Hundreds of Coconut Rhinoceros Beetles found as eradication efforts increased

Published: Feb. 20, 2014 at 6:35 PM HST
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JOINT BASE PEARL HARBOR-HICKAM (HawaiiNewsNow) - The Navy, along with the State of Hawaii Departments of Agriculture (HDOA) and Land and Natural Resources (DLNR), as well as the United States Department of Agriculture (USDA) Animal and Plant Health Inspection Service Plant Protection and Quarantine (APHIS-PPQ), is engaged in efforts to eradicate the coconut rhinoceros beetle (CRB), on the island of Oahu.

The CRB is a high profile invasive species and is a pest of coconut palms and other palm species. Immediately after the discovery of the beetles on Joint Base Pearl Harbor Hickam (JBPHH) property Dec. 23, military service members and civilians at the joint base joined with state and federal agencies to combat the spread of the invasive threat.

Four breeding areas were located in mulch piles along the Mamala Bay Golf Course on JBPHH.  To effectively eliminate the invasive pest, APHIS and program cooperators must survey and remove all life stages of the CRB from the compost piles and other vegetative debris.  The debris has been excavated and ground twice on site, using a "tub grinder" similar to a wood-chipper but capable of reducing material to a smaller size.

Once the debris is completely processed it is placed on plastic in the excavation area and covered with secure bird netting.  The netting allows adults to return to the breeding sites but inhibits them from leaving.

The advantage provided by the Navy-funded grinding process is that it eliminates all but the earliest life stages of the CRB.  Adults, pupae, and large larvae are destroyed by the grinding.  With only the early stages of eggs and small larvae, this technique then provides time to develop and perfect methods for complete eradication.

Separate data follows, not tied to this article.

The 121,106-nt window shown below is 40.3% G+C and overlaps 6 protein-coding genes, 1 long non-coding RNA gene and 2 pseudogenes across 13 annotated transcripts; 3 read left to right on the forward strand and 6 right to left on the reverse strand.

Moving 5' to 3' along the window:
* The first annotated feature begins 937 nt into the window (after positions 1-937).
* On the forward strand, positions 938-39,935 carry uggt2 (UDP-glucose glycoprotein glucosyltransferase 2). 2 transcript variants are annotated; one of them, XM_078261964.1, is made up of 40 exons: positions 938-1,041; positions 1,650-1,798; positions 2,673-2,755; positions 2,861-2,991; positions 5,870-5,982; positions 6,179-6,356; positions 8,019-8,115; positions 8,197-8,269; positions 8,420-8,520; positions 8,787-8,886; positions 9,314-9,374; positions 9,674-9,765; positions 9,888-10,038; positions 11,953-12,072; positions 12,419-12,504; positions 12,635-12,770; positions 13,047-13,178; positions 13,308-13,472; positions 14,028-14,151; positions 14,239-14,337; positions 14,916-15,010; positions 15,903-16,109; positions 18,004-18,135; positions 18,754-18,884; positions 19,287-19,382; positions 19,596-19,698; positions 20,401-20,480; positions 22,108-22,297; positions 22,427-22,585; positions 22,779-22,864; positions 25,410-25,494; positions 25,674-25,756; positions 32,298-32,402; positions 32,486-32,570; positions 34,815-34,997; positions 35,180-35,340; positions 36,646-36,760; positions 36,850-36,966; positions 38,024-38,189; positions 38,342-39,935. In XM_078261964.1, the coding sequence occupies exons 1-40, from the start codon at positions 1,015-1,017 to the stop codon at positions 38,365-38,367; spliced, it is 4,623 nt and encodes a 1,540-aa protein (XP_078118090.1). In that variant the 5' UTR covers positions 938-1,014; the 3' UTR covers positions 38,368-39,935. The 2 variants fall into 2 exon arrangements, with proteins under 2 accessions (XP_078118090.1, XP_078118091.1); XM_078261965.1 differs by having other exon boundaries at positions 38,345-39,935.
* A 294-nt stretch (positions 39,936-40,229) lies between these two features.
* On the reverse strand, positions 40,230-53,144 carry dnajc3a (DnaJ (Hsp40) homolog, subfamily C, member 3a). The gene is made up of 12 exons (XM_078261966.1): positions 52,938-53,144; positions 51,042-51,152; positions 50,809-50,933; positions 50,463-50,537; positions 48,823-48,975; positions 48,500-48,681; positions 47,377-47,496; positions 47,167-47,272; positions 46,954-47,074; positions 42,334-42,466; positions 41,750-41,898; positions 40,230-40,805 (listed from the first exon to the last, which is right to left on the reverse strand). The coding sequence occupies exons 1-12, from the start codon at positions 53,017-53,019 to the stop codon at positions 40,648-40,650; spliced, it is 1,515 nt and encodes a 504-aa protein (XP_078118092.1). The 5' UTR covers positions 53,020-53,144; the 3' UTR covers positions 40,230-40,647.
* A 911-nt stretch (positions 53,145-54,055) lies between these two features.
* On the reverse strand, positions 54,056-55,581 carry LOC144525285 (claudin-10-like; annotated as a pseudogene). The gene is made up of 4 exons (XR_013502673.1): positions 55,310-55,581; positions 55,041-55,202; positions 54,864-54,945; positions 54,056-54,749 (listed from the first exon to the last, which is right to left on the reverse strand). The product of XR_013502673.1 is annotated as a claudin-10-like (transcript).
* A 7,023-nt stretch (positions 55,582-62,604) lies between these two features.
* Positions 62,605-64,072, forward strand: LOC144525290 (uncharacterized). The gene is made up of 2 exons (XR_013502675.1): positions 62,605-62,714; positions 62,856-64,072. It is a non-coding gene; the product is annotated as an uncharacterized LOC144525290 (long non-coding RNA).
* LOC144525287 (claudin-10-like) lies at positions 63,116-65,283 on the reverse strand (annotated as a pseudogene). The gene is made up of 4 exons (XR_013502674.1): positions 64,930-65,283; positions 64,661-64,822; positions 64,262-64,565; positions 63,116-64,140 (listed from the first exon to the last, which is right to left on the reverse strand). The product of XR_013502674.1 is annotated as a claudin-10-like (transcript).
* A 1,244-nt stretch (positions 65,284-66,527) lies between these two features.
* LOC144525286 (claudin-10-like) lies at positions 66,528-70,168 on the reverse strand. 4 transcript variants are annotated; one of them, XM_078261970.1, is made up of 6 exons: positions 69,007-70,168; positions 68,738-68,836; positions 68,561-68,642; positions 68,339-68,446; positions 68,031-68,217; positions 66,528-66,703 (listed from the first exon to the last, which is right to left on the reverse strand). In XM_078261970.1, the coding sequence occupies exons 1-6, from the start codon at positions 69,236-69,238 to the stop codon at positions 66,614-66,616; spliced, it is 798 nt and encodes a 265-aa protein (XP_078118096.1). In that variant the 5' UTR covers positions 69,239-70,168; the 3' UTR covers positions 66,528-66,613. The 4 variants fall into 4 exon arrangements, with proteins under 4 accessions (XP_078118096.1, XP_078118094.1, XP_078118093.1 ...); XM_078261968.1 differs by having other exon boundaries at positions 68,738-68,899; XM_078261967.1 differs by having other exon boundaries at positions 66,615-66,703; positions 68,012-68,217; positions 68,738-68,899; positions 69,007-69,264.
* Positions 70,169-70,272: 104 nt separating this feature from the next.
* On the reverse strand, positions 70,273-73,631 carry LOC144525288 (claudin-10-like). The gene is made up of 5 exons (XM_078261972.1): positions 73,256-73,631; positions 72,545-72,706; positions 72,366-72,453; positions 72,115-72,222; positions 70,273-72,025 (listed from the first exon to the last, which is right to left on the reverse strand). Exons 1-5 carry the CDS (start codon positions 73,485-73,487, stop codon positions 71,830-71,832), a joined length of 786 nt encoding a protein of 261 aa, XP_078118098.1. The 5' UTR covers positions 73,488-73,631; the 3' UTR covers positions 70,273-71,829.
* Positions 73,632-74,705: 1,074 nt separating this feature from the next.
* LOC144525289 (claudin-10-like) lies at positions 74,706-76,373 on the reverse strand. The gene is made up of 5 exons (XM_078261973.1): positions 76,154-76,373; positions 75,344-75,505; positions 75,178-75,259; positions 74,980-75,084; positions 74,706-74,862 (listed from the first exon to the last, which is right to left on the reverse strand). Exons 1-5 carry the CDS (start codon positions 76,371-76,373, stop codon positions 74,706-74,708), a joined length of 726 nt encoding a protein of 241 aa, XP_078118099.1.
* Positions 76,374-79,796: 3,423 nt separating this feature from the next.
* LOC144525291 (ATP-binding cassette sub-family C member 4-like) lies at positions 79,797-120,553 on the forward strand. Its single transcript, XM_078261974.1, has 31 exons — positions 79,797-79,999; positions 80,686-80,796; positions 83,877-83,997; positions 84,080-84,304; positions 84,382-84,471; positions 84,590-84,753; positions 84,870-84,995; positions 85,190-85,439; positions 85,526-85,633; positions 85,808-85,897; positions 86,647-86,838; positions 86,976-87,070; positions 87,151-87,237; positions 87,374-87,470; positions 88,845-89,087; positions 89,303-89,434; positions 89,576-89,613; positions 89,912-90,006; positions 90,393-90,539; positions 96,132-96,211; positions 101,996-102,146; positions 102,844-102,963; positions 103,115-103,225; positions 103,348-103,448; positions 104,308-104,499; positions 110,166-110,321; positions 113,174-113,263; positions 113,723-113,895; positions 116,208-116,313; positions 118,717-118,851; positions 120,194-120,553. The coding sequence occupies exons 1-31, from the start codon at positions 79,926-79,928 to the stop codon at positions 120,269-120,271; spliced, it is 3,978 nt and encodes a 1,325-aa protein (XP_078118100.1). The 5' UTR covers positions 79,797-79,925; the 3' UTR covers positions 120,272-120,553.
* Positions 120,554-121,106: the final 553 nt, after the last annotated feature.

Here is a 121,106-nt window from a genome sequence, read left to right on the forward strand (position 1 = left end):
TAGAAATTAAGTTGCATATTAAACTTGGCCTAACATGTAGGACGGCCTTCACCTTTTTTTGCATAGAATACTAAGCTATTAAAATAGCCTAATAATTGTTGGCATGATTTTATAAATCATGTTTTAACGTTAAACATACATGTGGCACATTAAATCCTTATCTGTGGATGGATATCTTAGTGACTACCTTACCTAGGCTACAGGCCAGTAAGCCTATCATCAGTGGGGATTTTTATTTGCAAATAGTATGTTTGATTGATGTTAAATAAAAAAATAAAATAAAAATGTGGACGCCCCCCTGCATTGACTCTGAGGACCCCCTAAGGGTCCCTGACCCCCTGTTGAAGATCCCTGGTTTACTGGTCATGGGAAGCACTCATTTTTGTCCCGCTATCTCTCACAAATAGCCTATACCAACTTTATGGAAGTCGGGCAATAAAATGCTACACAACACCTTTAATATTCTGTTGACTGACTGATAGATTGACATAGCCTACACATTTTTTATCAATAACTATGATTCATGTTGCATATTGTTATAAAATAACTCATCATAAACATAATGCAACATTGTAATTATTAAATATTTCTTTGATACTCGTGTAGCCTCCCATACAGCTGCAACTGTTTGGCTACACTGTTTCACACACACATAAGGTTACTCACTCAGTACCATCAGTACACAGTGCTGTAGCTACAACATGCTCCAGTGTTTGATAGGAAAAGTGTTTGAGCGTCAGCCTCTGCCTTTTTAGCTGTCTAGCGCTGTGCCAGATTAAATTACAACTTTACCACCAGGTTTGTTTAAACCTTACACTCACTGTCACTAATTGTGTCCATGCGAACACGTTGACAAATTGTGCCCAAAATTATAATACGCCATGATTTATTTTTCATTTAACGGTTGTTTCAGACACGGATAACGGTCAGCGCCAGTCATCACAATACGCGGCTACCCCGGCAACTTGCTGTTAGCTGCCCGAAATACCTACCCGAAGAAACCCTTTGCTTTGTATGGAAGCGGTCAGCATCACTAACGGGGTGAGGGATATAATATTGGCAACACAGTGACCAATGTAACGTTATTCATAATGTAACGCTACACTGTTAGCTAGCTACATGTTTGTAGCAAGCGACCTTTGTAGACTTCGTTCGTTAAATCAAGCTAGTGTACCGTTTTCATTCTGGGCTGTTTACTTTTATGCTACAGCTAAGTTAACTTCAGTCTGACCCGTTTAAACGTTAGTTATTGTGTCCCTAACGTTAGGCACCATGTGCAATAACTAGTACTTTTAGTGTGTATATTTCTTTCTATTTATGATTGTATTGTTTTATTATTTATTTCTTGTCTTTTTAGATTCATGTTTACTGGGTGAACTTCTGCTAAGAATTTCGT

HDOA is the lead agency in this effort.  Navy Region Hawaii and JBPHH remain in close coordination with State of Hawaii Department of Agriculture and USDA while also working together with U.S. Fish and Wildlife Service, and University of Hawaii.

A total of 119 adult CRB have been captured near the Hickam golf course and beach, along with more than 250 larvae and 16 pupae.  More than 300 traps have been deployed in a two-mile radius, and thousands of surveys have been conducted by state and federal personnel in search of the large beetle. Navy Construction Battalion Maintenance Unit 303 (Seabees) is helping to produce the traps.

It is unknown at this time how the CRB arrived at JBPHH, and it is very difficult to determine the method of arrival.  It is possible the CRB could have come on either military or civilian flights from many possible locations.

Joint Base Pearl Harbor Hickam has the nearest green space to the shared runway and airfields of Honolulu International Airport (HNL) and Hickam AFB, so it is likely that invasive species could appear there first.  In early November inspectors at HNL airport picked up a CRB in luggage from a flight arriving from Japan.

Residents are advised to report beetles on the state pest hotline 643-7378 (643-PEST).

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